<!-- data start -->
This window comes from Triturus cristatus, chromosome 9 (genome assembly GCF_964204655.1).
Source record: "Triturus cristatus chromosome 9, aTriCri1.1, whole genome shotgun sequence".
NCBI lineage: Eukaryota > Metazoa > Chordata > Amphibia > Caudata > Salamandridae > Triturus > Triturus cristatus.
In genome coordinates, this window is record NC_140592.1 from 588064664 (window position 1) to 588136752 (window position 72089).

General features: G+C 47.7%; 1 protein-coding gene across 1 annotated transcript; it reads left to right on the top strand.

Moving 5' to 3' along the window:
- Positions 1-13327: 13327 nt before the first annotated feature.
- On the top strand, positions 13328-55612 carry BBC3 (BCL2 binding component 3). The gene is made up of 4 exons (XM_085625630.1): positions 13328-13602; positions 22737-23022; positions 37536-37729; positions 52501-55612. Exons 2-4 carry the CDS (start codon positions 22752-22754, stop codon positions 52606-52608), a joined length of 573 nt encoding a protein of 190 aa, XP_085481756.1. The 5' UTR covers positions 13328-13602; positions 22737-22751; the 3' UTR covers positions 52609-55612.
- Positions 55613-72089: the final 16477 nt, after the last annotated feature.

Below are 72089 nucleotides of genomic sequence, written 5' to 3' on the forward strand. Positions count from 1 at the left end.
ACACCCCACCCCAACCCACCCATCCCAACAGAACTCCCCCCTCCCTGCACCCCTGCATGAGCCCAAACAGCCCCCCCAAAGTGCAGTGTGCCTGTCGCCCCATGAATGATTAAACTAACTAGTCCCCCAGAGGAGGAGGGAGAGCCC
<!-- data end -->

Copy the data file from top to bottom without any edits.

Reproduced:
This window comes from Triturus cristatus, chromosome 9 (genome assembly GCF_964204655.1).
Source record: "Triturus cristatus chromosome 9, aTriCri1.1, whole genome shotgun sequence".
NCBI lineage: Eukaryota > Metazoa > Chordata > Amphibia > Caudata > Salamandridae > Triturus > Triturus cristatus.
In genome coordinates, this window is record NC_140592.1 from 588064664 (window position 1) to 588136752 (window position 72089).

General features: G+C 47.7%; 1 protein-coding gene across 1 annotated transcript; it reads left to right on the top strand.

Moving 5' to 3' along the window:
- Positions 1-13327: 13327 nt before the first annotated feature.
- On the top strand, positions 13328-55612 carry BBC3 (BCL2 binding component 3). The gene is made up of 4 exons (XM_085625630.1): positions 13328-13602; positions 22737-23022; positions 37536-37729; positions 52501-55612. Exons 2-4 carry the CDS (start codon positions 22752-22754, stop codon positions 52606-52608), a joined length of 573 nt encoding a protein of 190 aa, XP_085481756.1. The 5' UTR covers positions 13328-13602; positions 22737-22751; the 3' UTR covers positions 52609-55612.
- Positions 55613-72089: the final 16477 nt, after the last annotated feature.

Below are 72089 nucleotides of genomic sequence, written 5' to 3' on the forward strand. Positions count from 1 at the left end.
ACACCCCACCCCAACCCACCCATCCCAACAGAACTCCCCCCTCCCTGCACCCCTGCATGAGCCCAAACAGCCCCCCCAAAGTGCAGTGTGCCTGTCGCCCCATGAATGATTAAACTAACTAGTCCCCCAGAGGAGGAGGGAGAGCCC